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The Mind's Eye    by Oliver Sacks order for
Mind's Eye
by Oliver Sacks
Order:  USA  Can
Vintage, 2011 (2010)
Hardcover, Softcover, CD, e-Book

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* *   Reviewed by Rheta Van Winkle

In The Mind's Eye, Dr. Oliver Sacks turns his attention to various vision problems with a neurological cause. Each chapter deals with a different situation, with a particular patient being profiled. These client's stories are what makes Sacks' books so interesting, since the reader becomes as caught up in the difficulties of each person as the doctor is, and Sacks is so concerned about his patients that he visits them at home. Also, the particular patients he writes about have problems that would be especially devastating to them, since the vision problem makes it difficult, if not almost impossible, for them to continue longstanding careers.

There is the professional pianist who finds herself unable to read books or musical notes, even though she can read individual letters on an eye chart. She can, however, still write, but having written can't make out what she just wrote. She can also still play the piano because she knows so many works by heart, but cannot learn new music by reading the notes on the score. Another patient is a popular and well-known writer of mystery novels, but he can't even read his own books any more after having had a stroke. Little by little this writer learns new ways to read - painstakingly working his way through each word letter by letter. He tells Dr. Sacks, 'Familiar words, including my own name, are unfamiliar blocks of type and have to be sounded out slowly. Each time a name recurs in an article or review, it hits me as unfamiliar on its last appearance as it does on the first.'

There are people who lack the ability to recognize faces, even of people they know well. Amazingly enough, Dr. Sacks counts himself among these people and can speak from his own experience as to the difficulty this causes him, but he also tells us about various other people who have sought him out for help. Sometimes this problem extends to a difficulty in recognizing places, which means that it becomes easy to get lost. Jane Goodall writes to Dr. Sacks of her difficulty 'distinguishing individual chimps by their faces.' She adds, 'I just don't know where I am until I am very familiar with the route. I have to turn and look at landmarks so I can find my way back. This was a problem in the forest, and I often got lost.'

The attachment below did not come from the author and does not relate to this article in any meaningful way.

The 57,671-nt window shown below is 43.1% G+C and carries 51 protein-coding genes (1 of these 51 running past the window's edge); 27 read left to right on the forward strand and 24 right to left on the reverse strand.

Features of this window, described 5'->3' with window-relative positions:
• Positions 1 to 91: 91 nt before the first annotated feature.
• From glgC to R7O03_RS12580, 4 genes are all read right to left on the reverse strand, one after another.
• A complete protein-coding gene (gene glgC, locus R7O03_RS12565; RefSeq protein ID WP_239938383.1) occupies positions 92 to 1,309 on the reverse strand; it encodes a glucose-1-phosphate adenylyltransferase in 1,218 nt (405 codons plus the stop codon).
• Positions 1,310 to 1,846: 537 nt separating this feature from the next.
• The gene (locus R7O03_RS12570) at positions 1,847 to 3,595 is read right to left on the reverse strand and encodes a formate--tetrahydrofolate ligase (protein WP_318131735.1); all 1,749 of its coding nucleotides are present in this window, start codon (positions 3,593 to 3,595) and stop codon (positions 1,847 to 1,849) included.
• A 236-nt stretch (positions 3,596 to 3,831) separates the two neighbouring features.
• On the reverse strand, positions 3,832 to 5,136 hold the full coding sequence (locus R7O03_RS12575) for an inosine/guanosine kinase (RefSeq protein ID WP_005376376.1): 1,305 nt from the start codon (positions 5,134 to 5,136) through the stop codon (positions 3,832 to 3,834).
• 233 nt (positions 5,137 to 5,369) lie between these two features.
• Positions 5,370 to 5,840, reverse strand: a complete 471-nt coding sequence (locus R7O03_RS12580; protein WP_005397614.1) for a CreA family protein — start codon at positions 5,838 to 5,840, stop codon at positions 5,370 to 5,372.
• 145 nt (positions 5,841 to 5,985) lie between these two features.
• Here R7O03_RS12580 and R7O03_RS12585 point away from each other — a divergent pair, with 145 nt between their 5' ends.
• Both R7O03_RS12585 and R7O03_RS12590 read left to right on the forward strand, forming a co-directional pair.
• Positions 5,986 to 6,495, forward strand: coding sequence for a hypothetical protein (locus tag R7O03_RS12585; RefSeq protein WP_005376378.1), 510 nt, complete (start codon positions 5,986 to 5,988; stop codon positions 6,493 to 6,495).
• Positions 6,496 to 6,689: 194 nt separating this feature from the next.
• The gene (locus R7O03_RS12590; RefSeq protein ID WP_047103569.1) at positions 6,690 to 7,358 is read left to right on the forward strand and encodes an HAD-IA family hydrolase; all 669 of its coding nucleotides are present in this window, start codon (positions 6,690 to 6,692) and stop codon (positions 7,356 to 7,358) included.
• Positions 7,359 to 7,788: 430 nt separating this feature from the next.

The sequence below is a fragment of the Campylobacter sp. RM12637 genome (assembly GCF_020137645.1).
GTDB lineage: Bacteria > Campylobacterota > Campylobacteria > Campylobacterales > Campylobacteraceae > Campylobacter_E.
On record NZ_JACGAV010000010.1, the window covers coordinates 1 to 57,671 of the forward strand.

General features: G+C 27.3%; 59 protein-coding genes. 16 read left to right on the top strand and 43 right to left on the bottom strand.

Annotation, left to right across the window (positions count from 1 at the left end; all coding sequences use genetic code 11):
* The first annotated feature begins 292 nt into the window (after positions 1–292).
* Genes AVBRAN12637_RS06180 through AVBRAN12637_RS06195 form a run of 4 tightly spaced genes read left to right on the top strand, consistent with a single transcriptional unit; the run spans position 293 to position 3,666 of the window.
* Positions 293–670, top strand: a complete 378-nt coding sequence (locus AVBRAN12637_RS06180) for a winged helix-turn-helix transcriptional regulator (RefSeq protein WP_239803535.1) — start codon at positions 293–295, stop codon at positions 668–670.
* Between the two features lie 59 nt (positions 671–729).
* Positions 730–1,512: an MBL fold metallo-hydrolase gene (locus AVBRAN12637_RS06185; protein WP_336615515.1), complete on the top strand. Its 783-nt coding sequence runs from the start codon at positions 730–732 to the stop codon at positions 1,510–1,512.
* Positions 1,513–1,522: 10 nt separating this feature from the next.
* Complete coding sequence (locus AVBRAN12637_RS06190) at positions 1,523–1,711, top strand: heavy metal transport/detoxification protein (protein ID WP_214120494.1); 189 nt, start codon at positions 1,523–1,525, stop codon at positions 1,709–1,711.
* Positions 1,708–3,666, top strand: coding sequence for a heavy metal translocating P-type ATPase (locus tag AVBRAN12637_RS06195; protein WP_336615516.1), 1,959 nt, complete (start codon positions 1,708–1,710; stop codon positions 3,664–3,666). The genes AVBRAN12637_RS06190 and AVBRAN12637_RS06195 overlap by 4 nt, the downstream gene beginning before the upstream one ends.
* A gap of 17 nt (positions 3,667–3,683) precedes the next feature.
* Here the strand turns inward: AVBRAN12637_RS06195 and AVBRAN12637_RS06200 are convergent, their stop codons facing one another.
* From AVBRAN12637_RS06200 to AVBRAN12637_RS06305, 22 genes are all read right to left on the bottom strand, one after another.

The most interesting part of this book for me, though, was the chapter on stereo vision or stereoscopy. I didn't know that if you close one eye, you aren't seeing depth any more. I remember loving the View-Master that we had when I was a child, and I enjoy 3-D movies now, but I didn't know that if you only have vision in one eye, you can't see these images as anything but flat. Dr. Sacks introduces the subject by telling us about various patients with this problem and goes on to tell us about his own stereoscopy, how important it has always been to him, and what happens to him when he develops a tumor in one eye.

In his final chapter he talks about blindness, both congenital and occurring after many years of being able to see. It's really interesting to hear about how different people manage to arrange or rearrange their lives without being able to see. Indeed, these are all inspiring stories about people who have had strange symptoms thrust upon them which cause devastating changes in their lives, but they manage to learn to live in their new realities as well as they managed before. Sometimes it seems as though their other senses become more intense, but frequently they are able to adjust and carry on with their lives. I really enjoyed this interesting and informative book.

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